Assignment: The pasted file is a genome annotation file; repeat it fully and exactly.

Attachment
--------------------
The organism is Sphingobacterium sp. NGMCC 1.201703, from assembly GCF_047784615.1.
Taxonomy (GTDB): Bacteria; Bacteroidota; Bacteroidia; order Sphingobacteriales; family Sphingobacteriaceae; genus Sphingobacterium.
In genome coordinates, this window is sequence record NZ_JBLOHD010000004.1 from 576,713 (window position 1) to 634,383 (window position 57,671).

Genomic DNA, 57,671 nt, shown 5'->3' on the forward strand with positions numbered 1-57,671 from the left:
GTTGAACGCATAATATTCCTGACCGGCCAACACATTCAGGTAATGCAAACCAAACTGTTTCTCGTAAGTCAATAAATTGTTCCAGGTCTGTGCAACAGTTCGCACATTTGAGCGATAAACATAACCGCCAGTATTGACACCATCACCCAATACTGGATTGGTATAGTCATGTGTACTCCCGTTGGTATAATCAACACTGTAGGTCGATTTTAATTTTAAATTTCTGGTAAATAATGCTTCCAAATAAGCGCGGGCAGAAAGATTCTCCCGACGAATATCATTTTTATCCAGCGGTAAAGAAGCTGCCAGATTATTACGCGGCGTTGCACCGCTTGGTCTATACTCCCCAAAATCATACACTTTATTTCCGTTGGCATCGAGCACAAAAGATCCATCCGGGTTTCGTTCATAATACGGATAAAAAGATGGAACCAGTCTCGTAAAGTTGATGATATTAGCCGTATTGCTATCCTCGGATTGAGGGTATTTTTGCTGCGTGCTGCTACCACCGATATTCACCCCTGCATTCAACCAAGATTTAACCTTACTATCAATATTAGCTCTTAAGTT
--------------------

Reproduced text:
The organism is Sphingobacterium sp. NGMCC 1.201703, from assembly GCF_047784615.1.
Taxonomy (GTDB): Bacteria; Bacteroidota; Bacteroidia; order Sphingobacteriales; family Sphingobacteriaceae; genus Sphingobacterium.
In genome coordinates, this window is sequence record NZ_JBLOHD010000004.1 from 576,713 (window position 1) to 634,383 (window position 57,671).

Genomic DNA, 57,671 nt, shown 5'->3' on the forward strand with positions numbered 1-57,671 from the left:
GTTGAACGCATAATATTCCTGACCGGCCAACACATTCAGGTAATGCAAACCAAACTGTTTCTCGTAAGTCAATAAATTGTTCCAGGTCTGTGCAACAGTTCGCACATTTGAGCGATAAACATAACCGCCAGTATTGACACCATCACCCAATACTGGATTGGTATAGTCATGTGTACTCCCGTTGGTATAATCAACACTGTAGGTCGATTTTAATTTTAAATTTCTGGTAAATAATGCTTCCAAATAAGCGCGGGCAGAAAGATTCTCCCGACGAATATCATTTTTATCCAGCGGTAAAGAAGCTGCCAGATTATTACGCGGCGTTGCACCGCTTGGTCTATACTCCCCAAAATCATACACTTTATTTCCGTTGGCATCGAGCACAAAAGATCCATCCGGGTTTCGTTCATAATACGGATAAAAAGATGGAACCAGTCTCGTAAAGTTGATGATATTAGCCGTATTGCTATCCTCGGATTGAGGGTATTTTTGCTGCGTGCTGCTACCACCGATATTCACCCCTGCATTCAACCAAGATTTAACCTTACTATCAATATTAGCTCTTAAGTT